"This page is temporarily unavailable". These dreaded words were back! This was the fourth time my site has gone down and I was mad.
But it was mostly my fault.
I thought all I needed to do when I got my first self-hosted blog was to write the content and leave it up.
Wordpress is one of the most popular CMS (Content Management System) in the world. It's easy to use, powerful and free. But as a result, it's a favourite target for hackers.
Due to my lazybones attitude towards website/wordpress maintenance, this site was down for nearly four days thanks to a malware infection (hah, I didn't even know that could happen!). After deleting hundred over files, an upgrade and much wrangling with my host's support team, it is finally back.
You don't realise how important Wordpress security is until you lose it.
Don't go through what I did. Here are 7 things you can do to make your Wordpress site more secure:
1. Update, update, update, update!
And I'm not just talking about Wordpress. This includes plugins and themes - even those you do not use! Because old versions often have security holes that hackers and malwares can slip through.
2. Make sure your hosting package has security features
Mine didn't, and I wasn't aware of that. If a package comes with functions such as Sitelock, it scans your site for threats regularly and some may even fix it for you automatically. Don't do without this feature. If a hosting package doesn't have it, look elsewhere. Trust me, you'll regret it if you don't!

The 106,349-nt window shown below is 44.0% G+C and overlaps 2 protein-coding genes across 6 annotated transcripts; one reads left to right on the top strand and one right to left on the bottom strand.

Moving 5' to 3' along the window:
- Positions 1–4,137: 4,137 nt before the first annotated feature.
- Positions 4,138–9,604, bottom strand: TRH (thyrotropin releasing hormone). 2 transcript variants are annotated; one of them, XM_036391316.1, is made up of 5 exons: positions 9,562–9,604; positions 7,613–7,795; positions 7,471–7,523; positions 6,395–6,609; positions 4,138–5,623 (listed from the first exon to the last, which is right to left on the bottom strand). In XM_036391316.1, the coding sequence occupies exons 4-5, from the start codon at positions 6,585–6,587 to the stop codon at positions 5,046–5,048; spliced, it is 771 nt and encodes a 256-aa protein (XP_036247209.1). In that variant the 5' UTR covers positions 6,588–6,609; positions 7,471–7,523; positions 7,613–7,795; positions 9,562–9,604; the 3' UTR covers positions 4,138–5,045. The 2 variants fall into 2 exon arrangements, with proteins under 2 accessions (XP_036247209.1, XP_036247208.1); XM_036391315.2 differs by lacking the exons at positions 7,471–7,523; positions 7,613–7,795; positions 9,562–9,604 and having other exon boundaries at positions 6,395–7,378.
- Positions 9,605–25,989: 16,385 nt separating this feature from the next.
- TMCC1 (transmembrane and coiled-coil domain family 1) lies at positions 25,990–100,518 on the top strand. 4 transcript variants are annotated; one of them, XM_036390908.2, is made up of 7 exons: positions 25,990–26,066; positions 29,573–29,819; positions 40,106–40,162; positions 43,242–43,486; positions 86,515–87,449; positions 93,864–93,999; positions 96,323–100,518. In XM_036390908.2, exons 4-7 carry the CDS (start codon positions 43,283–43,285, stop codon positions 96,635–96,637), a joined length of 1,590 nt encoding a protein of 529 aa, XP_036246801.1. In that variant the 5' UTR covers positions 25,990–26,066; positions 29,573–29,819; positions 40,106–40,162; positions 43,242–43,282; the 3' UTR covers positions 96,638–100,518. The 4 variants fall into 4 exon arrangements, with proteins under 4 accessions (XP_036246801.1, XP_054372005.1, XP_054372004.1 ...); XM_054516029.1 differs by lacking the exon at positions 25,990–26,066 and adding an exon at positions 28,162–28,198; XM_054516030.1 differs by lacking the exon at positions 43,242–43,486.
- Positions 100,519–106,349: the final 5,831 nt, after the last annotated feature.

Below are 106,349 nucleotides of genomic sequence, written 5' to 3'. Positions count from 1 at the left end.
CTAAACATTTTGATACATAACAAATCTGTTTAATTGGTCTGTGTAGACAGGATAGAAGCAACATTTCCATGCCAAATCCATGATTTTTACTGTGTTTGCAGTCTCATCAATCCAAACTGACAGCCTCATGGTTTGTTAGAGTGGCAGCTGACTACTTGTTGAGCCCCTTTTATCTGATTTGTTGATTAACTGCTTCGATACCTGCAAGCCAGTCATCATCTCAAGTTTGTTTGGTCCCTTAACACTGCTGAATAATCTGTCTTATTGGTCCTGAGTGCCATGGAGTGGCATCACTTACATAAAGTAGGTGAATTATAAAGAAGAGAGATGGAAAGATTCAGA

3. Don't open suspicious e-mails and avoid unsafe websites
They can hop over to your website.
4. Use strong passwords
Use alphanumeric passwords, preferably with unique characters such as $,! or *. Don't use obvious passwords like your name or birthday. Here is Norton's useful password generator.
5. Don't use admin as your log in
Wordpress generates this for you. Hackers aim for that. Delete the admin user name and create one that is difficult to guess. No log ins that mirror your real name or the name you use on the blog. For example: byt76
6. Install Wordpress security plugins
7. Monitor, monitor, monitor!
Do this weekly. Daily if you must. You can put out the fire before it becomes an inferno. Oh yeah, and don't forget to back up!
Photo by Linder6589